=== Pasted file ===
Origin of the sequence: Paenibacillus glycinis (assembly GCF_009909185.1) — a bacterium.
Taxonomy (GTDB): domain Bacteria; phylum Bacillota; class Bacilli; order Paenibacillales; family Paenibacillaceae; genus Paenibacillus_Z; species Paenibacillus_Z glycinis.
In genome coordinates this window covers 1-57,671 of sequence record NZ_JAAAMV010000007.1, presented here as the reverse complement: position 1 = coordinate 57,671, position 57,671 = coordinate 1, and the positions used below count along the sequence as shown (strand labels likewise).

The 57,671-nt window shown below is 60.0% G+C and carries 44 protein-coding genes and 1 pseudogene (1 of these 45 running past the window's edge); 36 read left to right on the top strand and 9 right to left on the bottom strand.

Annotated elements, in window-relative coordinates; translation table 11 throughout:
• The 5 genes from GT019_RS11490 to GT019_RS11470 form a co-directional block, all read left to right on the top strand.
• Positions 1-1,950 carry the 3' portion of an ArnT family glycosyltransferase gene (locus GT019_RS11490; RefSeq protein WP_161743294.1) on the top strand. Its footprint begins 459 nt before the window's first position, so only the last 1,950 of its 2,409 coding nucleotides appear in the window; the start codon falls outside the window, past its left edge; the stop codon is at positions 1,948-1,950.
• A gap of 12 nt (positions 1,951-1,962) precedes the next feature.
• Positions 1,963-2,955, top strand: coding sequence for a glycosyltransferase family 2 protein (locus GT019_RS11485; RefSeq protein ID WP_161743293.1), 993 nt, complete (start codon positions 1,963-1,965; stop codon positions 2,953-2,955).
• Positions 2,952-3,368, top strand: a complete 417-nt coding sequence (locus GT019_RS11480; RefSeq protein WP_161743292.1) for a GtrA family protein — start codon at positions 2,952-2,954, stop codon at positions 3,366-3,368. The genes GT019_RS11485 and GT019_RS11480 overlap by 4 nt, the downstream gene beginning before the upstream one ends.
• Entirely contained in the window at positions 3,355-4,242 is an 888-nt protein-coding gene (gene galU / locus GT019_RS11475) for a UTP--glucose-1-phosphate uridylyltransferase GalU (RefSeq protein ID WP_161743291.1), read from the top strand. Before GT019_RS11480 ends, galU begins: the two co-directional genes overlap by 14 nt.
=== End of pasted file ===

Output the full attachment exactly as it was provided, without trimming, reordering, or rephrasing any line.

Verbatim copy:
Origin of the sequence: Paenibacillus glycinis (assembly GCF_009909185.1) — a bacterium.
Taxonomy (GTDB): domain Bacteria; phylum Bacillota; class Bacilli; order Paenibacillales; family Paenibacillaceae; genus Paenibacillus_Z; species Paenibacillus_Z glycinis.
In genome coordinates this window covers 1-57,671 of sequence record NZ_JAAAMV010000007.1, presented here as the reverse complement: position 1 = coordinate 57,671, position 57,671 = coordinate 1, and the positions used below count along the sequence as shown (strand labels likewise).

The 57,671-nt window shown below is 60.0% G+C and carries 44 protein-coding genes and 1 pseudogene (1 of these 45 running past the window's edge); 36 read left to right on the top strand and 9 right to left on the bottom strand.

Annotated elements, in window-relative coordinates; translation table 11 throughout:
• The 5 genes from GT019_RS11490 to GT019_RS11470 form a co-directional block, all read left to right on the top strand.
• Positions 1-1,950 carry the 3' portion of an ArnT family glycosyltransferase gene (locus GT019_RS11490; RefSeq protein WP_161743294.1) on the top strand. Its footprint begins 459 nt before the window's first position, so only the last 1,950 of its 2,409 coding nucleotides appear in the window; the start codon falls outside the window, past its left edge; the stop codon is at positions 1,948-1,950.
• A gap of 12 nt (positions 1,951-1,962) precedes the next feature.
• Positions 1,963-2,955, top strand: coding sequence for a glycosyltransferase family 2 protein (locus GT019_RS11485; RefSeq protein ID WP_161743293.1), 993 nt, complete (start codon positions 1,963-1,965; stop codon positions 2,953-2,955).
• Positions 2,952-3,368, top strand: a complete 417-nt coding sequence (locus GT019_RS11480; RefSeq protein WP_161743292.1) for a GtrA family protein — start codon at positions 2,952-2,954, stop codon at positions 3,366-3,368. The genes GT019_RS11485 and GT019_RS11480 overlap by 4 nt, the downstream gene beginning before the upstream one ends.
• Entirely contained in the window at positions 3,355-4,242 is an 888-nt protein-coding gene (gene galU / locus GT019_RS11475) for a UTP--glucose-1-phosphate uridylyltransferase GalU (RefSeq protein ID WP_161743291.1), read from the top strand. Before GT019_RS11480 ends, galU begins: the two co-directional genes overlap by 14 nt.